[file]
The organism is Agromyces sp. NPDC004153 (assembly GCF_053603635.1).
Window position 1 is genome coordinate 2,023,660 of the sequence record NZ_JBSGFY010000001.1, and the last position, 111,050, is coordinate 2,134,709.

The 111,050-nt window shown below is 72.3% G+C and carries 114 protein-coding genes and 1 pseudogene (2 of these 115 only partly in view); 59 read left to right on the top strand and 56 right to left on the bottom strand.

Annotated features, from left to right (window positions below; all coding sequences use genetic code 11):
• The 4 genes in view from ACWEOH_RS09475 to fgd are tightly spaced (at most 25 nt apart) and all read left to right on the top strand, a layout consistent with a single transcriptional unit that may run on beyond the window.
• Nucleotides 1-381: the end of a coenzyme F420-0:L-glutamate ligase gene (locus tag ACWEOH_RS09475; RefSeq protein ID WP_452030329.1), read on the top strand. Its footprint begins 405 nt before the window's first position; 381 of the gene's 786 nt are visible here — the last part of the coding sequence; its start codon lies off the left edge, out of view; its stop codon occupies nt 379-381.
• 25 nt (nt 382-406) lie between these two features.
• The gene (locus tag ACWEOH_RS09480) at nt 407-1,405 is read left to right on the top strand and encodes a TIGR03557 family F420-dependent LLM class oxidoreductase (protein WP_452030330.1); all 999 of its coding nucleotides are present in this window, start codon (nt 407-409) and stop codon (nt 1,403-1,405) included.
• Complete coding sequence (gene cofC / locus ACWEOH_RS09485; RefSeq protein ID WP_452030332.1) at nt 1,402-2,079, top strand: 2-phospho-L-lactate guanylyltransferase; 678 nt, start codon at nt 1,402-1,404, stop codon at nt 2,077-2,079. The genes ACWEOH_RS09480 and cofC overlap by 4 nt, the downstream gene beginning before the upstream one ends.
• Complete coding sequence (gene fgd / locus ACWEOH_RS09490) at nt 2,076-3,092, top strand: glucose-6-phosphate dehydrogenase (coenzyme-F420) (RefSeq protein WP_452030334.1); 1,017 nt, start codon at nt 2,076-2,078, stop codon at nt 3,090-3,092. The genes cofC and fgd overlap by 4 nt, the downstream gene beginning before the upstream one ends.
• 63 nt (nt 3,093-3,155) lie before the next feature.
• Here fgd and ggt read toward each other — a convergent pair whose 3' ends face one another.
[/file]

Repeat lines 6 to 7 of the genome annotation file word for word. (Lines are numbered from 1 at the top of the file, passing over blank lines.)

• Nucleotides 1-381: the end of a coenzyme F420-0:L-glutamate ligase gene (locus tag ACWEOH_RS09475; RefSeq protein ID WP_452030329.1), read on the top strand. Its footprint begins 405 nt before the window's first position; 381 of the gene's 786 nt are visible here — the last part of the coding sequence; its start codon lies off the left edge, out of view; its stop codon occupies nt 379-381.
• 25 nt (nt 382-406) lie between these two features.